Thursday, February 5, 2009

OSPAAAL Poster Archive

This digital collection was put together by Lincoln Cushing, author of several books collecting political posters from various movements and regions. It has scans of all known OSPAAAL posters through 1995. OSPAAAL is the Organization in Solidarity with the People of Africa, Asia, and Latin America. The collection's intended audience seems to be revolutionary-types, scholars and history buffs who are interested in political struggle, but this collection would also be a great resource for graphic designers (with this caveat).

The site is organized simply, with thumbnails of the posters, and links at the top to skip through the collection by various countries, or "Che" and "Generic". There are 342 images in total. Most scans are 72ppi, though I found a few that were 100ppi. The lack of print-quality resolution fits into Cushing's approach of "digitization for access, not for preservation",which espouses "creating simple reference shots upon collection intake", with the idea of taking better scans at a later time, as needed/called for. Reinforcing this, Cushing refers to the collection as a catalog (though it's listed as an archive on the site).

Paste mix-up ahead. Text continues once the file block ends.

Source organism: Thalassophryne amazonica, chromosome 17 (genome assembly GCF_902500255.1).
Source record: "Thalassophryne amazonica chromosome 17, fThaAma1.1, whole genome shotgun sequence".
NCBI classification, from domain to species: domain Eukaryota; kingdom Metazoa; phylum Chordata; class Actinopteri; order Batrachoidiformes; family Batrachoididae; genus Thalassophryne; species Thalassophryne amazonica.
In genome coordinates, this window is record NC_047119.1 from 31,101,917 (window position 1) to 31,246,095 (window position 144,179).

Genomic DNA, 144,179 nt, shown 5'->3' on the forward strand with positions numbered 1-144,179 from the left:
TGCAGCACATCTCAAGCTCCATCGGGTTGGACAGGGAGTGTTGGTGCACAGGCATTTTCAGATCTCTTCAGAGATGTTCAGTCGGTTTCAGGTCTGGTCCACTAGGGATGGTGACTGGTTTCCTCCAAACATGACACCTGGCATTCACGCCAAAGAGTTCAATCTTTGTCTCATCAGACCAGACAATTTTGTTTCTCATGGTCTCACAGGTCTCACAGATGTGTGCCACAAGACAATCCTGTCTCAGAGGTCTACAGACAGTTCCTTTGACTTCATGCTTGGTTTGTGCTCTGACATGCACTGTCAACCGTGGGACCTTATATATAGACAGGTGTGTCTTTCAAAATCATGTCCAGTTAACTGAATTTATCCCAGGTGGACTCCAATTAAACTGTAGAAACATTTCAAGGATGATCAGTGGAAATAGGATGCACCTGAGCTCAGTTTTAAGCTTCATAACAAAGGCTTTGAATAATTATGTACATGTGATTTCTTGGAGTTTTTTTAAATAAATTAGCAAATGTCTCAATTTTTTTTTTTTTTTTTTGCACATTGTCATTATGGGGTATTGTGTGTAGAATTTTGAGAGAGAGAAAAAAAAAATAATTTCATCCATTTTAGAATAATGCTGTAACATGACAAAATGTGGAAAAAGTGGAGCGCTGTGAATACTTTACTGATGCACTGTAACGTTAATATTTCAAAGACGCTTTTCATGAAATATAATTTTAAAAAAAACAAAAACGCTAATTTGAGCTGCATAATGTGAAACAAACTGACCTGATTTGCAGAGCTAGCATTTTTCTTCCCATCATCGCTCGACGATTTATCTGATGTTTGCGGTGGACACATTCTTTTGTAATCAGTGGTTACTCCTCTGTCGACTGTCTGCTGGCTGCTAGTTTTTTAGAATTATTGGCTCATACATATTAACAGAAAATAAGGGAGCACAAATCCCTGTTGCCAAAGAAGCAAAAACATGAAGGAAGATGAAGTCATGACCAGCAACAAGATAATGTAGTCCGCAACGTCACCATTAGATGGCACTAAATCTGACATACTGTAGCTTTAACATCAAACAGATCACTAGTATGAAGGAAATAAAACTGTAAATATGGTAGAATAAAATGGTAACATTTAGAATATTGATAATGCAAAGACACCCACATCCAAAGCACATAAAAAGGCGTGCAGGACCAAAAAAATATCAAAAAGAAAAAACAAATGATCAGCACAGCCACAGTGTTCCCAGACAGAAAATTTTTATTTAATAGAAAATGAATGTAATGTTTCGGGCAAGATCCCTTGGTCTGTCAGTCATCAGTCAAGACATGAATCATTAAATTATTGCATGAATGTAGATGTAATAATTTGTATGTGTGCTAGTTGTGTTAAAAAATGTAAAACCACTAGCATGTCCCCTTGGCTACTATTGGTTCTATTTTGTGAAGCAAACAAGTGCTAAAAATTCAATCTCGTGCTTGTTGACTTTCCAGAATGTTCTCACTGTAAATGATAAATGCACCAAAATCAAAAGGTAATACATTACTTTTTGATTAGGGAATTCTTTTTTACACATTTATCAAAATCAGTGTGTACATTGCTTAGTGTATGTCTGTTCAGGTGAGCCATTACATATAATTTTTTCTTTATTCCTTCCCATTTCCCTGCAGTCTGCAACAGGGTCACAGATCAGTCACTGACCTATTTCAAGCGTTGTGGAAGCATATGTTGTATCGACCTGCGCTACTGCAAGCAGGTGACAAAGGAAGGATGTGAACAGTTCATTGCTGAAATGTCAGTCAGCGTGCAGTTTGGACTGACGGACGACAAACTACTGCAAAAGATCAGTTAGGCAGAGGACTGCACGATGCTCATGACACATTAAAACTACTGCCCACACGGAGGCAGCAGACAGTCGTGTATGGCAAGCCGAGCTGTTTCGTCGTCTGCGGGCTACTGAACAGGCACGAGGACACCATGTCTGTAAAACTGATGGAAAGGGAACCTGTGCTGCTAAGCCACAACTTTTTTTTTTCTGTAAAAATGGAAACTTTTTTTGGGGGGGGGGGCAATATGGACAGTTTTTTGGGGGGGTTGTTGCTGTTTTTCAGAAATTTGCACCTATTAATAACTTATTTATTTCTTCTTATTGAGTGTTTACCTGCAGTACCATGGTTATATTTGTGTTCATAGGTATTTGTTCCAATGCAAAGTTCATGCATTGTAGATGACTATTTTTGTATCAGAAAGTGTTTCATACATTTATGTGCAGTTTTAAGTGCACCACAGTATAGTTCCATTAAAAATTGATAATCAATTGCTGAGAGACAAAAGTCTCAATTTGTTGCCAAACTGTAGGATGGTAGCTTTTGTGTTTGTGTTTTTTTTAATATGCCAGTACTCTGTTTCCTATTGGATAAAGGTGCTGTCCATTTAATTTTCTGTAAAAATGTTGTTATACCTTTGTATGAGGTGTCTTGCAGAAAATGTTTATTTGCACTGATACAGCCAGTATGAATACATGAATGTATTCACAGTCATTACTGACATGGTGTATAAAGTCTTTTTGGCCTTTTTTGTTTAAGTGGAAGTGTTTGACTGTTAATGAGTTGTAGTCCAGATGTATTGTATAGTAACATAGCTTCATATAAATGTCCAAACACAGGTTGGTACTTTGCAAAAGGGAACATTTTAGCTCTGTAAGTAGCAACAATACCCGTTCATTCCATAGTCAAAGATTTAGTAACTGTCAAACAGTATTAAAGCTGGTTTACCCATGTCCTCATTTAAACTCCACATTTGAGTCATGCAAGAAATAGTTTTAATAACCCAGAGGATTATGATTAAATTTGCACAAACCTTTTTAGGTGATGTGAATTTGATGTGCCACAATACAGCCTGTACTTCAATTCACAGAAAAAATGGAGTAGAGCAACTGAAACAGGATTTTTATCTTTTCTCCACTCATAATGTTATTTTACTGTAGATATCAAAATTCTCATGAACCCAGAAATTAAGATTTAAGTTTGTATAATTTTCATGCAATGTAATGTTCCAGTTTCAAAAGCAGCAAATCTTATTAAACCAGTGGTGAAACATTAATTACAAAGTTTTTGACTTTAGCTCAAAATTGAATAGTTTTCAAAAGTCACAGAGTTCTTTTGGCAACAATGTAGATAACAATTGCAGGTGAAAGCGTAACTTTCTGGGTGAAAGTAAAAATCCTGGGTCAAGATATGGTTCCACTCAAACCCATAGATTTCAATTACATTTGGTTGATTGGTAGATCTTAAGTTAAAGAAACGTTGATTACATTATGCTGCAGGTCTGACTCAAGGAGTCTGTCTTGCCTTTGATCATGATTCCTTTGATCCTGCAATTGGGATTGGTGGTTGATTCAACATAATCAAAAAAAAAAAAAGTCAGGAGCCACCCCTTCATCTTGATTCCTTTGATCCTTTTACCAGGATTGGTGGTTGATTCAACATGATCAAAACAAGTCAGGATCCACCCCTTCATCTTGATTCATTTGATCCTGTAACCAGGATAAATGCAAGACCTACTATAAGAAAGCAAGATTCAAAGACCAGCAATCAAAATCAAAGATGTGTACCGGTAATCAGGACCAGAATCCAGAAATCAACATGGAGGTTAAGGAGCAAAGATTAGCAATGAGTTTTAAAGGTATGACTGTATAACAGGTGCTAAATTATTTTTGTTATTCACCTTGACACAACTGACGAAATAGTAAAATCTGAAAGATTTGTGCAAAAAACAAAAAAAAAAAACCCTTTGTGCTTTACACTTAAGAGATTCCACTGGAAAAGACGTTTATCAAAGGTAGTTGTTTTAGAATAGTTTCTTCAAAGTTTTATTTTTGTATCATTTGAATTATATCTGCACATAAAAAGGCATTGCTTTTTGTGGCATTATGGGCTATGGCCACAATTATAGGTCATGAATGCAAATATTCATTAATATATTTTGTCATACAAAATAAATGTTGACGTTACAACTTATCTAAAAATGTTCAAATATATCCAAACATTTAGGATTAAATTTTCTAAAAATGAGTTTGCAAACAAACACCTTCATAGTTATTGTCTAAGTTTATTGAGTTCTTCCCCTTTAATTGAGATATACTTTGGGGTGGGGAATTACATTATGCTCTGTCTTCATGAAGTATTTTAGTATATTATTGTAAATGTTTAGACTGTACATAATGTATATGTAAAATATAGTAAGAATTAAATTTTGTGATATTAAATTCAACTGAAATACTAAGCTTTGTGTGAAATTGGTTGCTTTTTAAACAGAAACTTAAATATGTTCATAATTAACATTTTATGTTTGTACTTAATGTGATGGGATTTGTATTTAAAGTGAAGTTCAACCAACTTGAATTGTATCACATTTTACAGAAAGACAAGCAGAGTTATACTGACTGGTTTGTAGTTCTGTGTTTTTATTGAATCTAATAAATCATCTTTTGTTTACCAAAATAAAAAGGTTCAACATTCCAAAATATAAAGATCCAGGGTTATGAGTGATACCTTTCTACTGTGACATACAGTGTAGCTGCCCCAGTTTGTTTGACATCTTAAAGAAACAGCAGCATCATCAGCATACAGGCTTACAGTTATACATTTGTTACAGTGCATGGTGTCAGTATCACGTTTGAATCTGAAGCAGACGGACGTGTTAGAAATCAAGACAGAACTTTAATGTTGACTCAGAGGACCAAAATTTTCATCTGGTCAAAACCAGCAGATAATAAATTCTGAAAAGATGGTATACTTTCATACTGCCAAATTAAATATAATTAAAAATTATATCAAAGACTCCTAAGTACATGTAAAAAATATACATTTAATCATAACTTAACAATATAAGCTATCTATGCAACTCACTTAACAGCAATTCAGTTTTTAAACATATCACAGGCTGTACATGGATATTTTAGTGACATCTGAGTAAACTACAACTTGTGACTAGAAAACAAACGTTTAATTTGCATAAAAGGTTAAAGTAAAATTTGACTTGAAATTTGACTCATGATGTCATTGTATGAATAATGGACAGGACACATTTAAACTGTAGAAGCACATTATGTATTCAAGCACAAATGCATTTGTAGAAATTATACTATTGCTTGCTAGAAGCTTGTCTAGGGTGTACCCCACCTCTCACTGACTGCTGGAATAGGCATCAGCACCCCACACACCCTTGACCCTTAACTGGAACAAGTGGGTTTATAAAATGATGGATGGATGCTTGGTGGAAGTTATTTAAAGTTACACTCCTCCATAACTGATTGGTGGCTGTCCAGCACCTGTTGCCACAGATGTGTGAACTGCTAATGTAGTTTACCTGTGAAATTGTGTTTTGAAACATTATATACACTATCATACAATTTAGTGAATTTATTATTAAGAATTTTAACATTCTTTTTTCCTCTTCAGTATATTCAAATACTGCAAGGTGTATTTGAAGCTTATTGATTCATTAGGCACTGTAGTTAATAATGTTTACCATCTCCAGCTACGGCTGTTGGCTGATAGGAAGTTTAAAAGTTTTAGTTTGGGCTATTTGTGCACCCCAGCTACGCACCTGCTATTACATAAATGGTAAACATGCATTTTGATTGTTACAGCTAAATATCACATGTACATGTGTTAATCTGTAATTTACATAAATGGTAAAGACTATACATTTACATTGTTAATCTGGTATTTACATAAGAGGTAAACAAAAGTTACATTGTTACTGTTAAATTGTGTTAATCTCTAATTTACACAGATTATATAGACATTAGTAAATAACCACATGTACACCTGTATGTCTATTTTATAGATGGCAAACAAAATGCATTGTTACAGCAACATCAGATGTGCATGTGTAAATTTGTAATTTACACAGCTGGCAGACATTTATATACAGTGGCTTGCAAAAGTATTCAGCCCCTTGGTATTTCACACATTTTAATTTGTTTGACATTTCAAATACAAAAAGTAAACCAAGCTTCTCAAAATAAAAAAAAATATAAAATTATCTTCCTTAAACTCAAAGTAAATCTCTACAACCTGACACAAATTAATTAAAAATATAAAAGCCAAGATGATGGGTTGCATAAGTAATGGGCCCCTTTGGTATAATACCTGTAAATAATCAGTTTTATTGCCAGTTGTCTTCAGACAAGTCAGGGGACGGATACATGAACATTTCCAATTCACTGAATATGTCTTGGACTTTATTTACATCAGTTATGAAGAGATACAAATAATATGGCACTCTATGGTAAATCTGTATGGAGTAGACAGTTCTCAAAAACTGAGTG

Clicking on a thumbnail takes you to a scan's record, with a larger version of the scan, metadata, and a pop-up announcement stating, "Images on this site are copyrighted. All rights reserved. Use forbidden without prior permission being granted." This pop-up appears every time you click on a thumbnail. In the same vein, a blank .gif layer is put over all the scans (similar to the spaceball.gif on Flickr) to discourage users from right-clicking and saving them. None of this is out of line with Cushing's focus and protection of the artists, but there may be less obtrusive ways to accomplish the same goal.

In each record, there's a catalog number listed, named according to the geographic region of the poster. There's also the name of a .jpg listed at the top of each record that I hypothesize would go with the digital master file. There are additional fields for geographic region, country, year, artist, medium, size, and additional notes. It's a testament to Cushing's research that there are so few blank spaces for artists' names, and as a printer, it's really useful to know the print medium. There are some flaws in the collection, especially the clunky attempts at copy protection, but the objects are quite impressive.

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